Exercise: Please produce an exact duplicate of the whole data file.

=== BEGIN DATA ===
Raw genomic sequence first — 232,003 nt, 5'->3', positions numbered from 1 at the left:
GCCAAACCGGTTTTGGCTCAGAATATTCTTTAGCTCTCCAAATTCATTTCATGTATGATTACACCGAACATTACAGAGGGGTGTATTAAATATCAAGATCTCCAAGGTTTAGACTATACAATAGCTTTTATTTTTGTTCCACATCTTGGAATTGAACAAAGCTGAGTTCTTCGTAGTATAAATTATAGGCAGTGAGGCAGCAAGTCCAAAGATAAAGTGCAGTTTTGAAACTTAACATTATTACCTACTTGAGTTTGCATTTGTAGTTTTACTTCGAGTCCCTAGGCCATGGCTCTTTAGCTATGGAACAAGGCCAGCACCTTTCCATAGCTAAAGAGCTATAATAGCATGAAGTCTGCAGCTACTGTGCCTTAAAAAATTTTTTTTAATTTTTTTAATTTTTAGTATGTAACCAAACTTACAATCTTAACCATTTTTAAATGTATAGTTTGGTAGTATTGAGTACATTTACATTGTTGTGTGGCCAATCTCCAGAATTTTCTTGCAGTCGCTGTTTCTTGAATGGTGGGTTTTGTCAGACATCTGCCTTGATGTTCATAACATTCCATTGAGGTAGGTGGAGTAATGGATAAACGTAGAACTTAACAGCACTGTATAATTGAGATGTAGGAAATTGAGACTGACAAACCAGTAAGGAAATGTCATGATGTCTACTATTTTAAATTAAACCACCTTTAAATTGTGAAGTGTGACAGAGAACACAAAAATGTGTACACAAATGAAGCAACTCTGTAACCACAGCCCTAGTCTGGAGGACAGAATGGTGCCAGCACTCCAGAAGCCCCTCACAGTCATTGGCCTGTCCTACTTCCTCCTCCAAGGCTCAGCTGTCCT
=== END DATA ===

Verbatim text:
Raw genomic sequence first — 232,003 nt, 5'->3', positions numbered from 1 at the left:
GCCAAACCGGTTTTGGCTCAGAATATTCTTTAGCTCTCCAAATTCATTTCATGTATGATTACACCGAACATTACAGAGGGGTGTATTAAATATCAAGATCTCCAAGGTTTAGACTATACAATAGCTTTTATTTTTGTTCCACATCTTGGAATTGAACAAAGCTGAGTTCTTCGTAGTATAAATTATAGGCAGTGAGGCAGCAAGTCCAAAGATAAAGTGCAGTTTTGAAACTTAACATTATTACCTACTTGAGTTTGCATTTGTAGTTTTACTTCGAGTCCCTAGGCCATGGCTCTTTAGCTATGGAACAAGGCCAGCACCTTTCCATAGCTAAAGAGCTATAATAGCATGAAGTCTGCAGCTACTGTGCCTTAAAAAATTTTTTTTAATTTTTTTAATTTTTAGTATGTAACCAAACTTACAATCTTAACCATTTTTAAATGTATAGTTTGGTAGTATTGAGTACATTTACATTGTTGTGTGGCCAATCTCCAGAATTTTCTTGCAGTCGCTGTTTCTTGAATGGTGGGTTTTGTCAGACATCTGCCTTGATGTTCATAACATTCCATTGAGGTAGGTGGAGTAATGGATAAACGTAGAACTTAACAGCACTGTATAATTGAGATGTAGGAAATTGAGACTGACAAACCAGTAAGGAAATGTCATGATGTCTACTATTTTAAATTAAACCACCTTTAAATTGTGAAGTGTGACAGAGAACACAAAAATGTGTACACAAATGAAGCAACTCTGTAACCACAGCCCTAGTCTGGAGGACAGAATGGTGCCAGCACTCCAGAAGCCCCTCACAGTCATTGGCCTGTCCTACTTCCTCCTCCAAGGCTCAGCTGTCCT